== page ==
Before the Interview
The night before your PA program interview is time to clear your mind of other stressors and psych yourself up in your own way for your next day’s performance. Remind yourself, that the person you will be playing will in fact be easy, because you are simply playing yourself. But as with any performance practice, preparation and self-reflection make it stronger.
By this point you should be comfortable in your answers to anticipated questions as described in How to Prepare for your Interview. Now you need to focus on how you present your best asset – yourself.
Your evaluation begins the moment you enter the interviewing room. This in no way is a hostile environment. Remember that if you have gotten this far, you have advocates on the admissions committee and your role today is to confirm their understanding of your academic excellence, clinical maturity, why you want to be a PA, your understanding of the various roles PAs play in the medical team and your level of ability to communicate under stress.
Manner of Dress
Men – Wear your best conservative business suit, with a crisply pressed white shirt and appropriate tasteful tie. Be sure your shoes are shined and you are clean-shaven, or if you have a beard, that it is properly groomed. Do not put on more than a dab of cologne if you use it. This is a day you do not want to forget to use antiperspirant.
Women – Wear your best conservative business suit, either a skirt or pantsuit in a low-key color (black, navy, brown, hunter green, for example), with a crisply pressed blouse if the suit's style calls for it. Conservative, matching pumps with a medium-sized heel are good; open-toed shoes should be avoided.
Keep jewelry to a minimum, and what jewelry you do wear should be understated, such as non-dangling, non-flashy earrings, one or two rings maximum, etc. Makeup should also be understated and not excessive, as should perfume and/or cologne. Finally, make sure your nails are manicured and presentable – clear nail polish or a subdued nail color, for example, is perfectly fine, on short or medium-length nails one would expect to find on the hands of a health care professional. And, as with the men, don't forget to use antiperspirant.
First Impressions – Greeting and Meeting People
Much of communication is non-verbal; therefore, be aware of your body language at all times. Have it represent yourself the way you want to be seen – kind, comfortable, prepared, excited and confident.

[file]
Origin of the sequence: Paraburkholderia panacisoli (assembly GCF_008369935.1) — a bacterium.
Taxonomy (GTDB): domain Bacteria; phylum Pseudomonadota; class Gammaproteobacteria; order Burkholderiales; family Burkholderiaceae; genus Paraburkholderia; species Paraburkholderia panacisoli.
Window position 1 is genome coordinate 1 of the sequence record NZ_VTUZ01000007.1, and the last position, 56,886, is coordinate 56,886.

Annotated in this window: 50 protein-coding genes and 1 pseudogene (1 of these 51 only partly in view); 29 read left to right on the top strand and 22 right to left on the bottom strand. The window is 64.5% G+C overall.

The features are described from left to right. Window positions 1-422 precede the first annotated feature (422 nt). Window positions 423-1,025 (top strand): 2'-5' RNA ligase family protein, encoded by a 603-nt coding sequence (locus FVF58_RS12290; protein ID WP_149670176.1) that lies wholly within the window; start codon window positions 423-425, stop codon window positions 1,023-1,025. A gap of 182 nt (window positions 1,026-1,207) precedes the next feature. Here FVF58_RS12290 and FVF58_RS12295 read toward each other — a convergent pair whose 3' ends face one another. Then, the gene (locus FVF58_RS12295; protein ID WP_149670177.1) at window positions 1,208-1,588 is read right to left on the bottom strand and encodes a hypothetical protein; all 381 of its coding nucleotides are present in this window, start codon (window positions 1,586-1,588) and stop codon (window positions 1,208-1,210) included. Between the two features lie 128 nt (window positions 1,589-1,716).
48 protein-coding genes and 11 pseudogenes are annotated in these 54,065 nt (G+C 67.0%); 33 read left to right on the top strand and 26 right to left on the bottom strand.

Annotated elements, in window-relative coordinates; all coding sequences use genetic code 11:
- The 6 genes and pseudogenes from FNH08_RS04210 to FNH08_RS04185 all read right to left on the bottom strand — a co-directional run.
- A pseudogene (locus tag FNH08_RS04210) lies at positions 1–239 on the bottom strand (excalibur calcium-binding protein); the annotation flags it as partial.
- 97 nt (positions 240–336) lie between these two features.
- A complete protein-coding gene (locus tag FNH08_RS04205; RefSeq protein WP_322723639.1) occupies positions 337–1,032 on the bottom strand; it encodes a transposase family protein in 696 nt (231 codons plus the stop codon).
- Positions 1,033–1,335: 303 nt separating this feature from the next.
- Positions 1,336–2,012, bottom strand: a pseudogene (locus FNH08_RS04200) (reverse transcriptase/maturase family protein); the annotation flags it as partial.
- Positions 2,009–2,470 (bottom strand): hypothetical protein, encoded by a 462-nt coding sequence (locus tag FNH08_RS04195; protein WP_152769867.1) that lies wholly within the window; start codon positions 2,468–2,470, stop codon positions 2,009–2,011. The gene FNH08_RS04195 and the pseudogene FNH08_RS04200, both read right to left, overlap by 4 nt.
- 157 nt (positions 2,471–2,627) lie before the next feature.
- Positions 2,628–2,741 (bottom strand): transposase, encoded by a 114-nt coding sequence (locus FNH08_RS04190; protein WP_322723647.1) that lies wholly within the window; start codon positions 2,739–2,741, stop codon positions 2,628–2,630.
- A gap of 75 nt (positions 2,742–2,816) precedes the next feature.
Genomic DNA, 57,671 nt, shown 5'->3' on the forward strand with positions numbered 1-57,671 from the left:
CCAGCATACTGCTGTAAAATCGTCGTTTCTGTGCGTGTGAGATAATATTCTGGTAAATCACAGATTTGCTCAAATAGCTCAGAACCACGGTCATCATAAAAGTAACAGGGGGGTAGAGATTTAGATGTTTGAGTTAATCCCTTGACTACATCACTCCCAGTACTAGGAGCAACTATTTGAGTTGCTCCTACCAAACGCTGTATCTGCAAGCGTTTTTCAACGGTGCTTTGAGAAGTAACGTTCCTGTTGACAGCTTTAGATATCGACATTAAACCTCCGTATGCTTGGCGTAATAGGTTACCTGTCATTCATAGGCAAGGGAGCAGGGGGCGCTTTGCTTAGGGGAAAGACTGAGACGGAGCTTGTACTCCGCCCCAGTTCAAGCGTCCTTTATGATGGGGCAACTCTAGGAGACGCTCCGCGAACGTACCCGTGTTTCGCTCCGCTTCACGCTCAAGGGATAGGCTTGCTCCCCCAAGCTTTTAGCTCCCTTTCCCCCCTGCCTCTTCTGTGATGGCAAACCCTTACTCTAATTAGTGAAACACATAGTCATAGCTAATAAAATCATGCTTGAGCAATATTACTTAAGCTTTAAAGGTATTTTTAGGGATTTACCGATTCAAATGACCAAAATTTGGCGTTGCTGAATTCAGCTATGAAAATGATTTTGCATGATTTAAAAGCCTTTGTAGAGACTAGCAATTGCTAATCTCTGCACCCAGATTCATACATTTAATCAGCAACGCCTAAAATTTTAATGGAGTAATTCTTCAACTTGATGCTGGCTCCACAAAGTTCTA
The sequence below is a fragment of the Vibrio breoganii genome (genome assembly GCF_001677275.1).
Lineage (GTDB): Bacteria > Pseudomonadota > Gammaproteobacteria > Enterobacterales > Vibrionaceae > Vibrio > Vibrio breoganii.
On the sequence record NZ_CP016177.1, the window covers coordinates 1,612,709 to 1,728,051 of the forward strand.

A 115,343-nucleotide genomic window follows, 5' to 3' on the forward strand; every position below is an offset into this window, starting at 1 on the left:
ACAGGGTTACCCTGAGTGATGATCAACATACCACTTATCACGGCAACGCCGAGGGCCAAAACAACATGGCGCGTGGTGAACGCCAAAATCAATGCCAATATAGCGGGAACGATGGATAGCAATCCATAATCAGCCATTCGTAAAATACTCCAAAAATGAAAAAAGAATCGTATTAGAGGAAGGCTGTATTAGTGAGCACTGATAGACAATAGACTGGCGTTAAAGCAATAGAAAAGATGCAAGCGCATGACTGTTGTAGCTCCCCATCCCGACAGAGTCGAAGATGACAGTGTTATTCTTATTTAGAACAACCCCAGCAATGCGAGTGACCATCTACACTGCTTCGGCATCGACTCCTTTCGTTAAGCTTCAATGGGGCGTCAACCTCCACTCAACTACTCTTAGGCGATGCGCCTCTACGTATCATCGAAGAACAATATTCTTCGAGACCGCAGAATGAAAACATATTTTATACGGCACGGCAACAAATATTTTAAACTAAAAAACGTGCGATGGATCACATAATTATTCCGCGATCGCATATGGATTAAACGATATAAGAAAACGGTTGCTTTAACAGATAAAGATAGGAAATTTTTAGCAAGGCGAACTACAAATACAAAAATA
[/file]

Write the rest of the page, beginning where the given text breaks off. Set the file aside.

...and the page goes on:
- Warm comfortable smile
- Eye contact
- Remember their name
- Firm, not hard, handshake
- Stand and sit in good posture
Strategies during the InterviewKeep a warm comfortable smile, sitting posture and eye contact. If there are multiple interviewers, keep eye contact with the individual who is asking you a question, but divide your eye contact equally to all interviewers while delivering your answer.
Continue to keep up your first impression body language at all times representing yourself the way you want to be seen – kind, comfortable, prepared, excited and confident.
If you are given a complicated question that you did not anticipate, attempt to determine if it is similar to any combination of variants of questions you prepared for and while formulating and delivering your answer remember:
- Who you are
- What you are good at
- What you want to do
- What you love to do
- Do not lie
Keep your calm at all times. Do not show anger or frustration, but humor at appropriate spontaneous times is fine. Do not use self-deprecating humor.
Understand that the interviewer is human also and understands the position you are in. Remember that they want to like you, not find fault in you. The expression on some interviewers’ faces may not be a true testament to what they may be thinking of you or your answer. So keep smiling, stay on message and try your best.
Tough interviewers understand that their interview is not a walk in the park, and if you keep your cool, and show your preparedness, excitement, compassion, and humble confidence throughout their tough interview, they will be impressed after you leave.